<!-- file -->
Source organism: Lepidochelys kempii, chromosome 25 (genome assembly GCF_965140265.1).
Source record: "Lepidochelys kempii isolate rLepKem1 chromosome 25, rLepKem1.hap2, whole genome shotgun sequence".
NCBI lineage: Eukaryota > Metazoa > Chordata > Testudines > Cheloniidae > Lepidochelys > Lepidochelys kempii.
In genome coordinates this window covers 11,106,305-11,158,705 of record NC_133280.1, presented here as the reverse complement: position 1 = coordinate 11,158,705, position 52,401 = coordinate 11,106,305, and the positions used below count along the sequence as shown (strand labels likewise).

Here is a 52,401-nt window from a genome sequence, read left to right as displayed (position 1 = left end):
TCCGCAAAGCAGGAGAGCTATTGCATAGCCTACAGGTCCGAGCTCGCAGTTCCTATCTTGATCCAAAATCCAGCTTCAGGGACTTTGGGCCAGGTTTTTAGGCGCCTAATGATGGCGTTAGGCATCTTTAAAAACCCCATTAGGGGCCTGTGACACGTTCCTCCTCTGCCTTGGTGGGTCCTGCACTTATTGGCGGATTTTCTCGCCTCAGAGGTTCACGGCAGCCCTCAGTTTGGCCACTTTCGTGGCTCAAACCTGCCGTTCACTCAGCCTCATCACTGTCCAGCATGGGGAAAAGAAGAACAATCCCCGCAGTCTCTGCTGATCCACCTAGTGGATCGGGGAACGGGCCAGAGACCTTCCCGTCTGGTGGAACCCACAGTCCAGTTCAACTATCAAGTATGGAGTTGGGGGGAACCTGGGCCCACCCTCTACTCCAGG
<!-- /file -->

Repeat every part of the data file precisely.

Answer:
Source organism: Lepidochelys kempii, chromosome 25 (genome assembly GCF_965140265.1).
Source record: "Lepidochelys kempii isolate rLepKem1 chromosome 25, rLepKem1.hap2, whole genome shotgun sequence".
NCBI lineage: Eukaryota > Metazoa > Chordata > Testudines > Cheloniidae > Lepidochelys > Lepidochelys kempii.
In genome coordinates this window covers 11,106,305-11,158,705 of record NC_133280.1, presented here as the reverse complement: position 1 = coordinate 11,158,705, position 52,401 = coordinate 11,106,305, and the positions used below count along the sequence as shown (strand labels likewise).

Here is a 52,401-nt window from a genome sequence, read left to right as displayed (position 1 = left end):
TCCGCAAAGCAGGAGAGCTATTGCATAGCCTACAGGTCCGAGCTCGCAGTTCCTATCTTGATCCAAAATCCAGCTTCAGGGACTTTGGGCCAGGTTTTTAGGCGCCTAATGATGGCGTTAGGCATCTTTAAAAACCCCATTAGGGGCCTGTGACACGTTCCTCCTCTGCCTTGGTGGGTCCTGCACTTATTGGCGGATTTTCTCGCCTCAGAGGTTCACGGCAGCCCTCAGTTTGGCCACTTTCGTGGCTCAAACCTGCCGTTCACTCAGCCTCATCACTGTCCAGCATGGGGAAAAGAAGAACAATCCCCGCAGTCTCTGCTGATCCACCTAGTGGATCGGGGAACGGGCCAGAGACCTTCCCGTCTGGTGGAACCCACAGTCCAGTTCAACTATCAAGTATGGAGTTGGGGGGAACCTGGGCCCACCCTCTACTCCAGG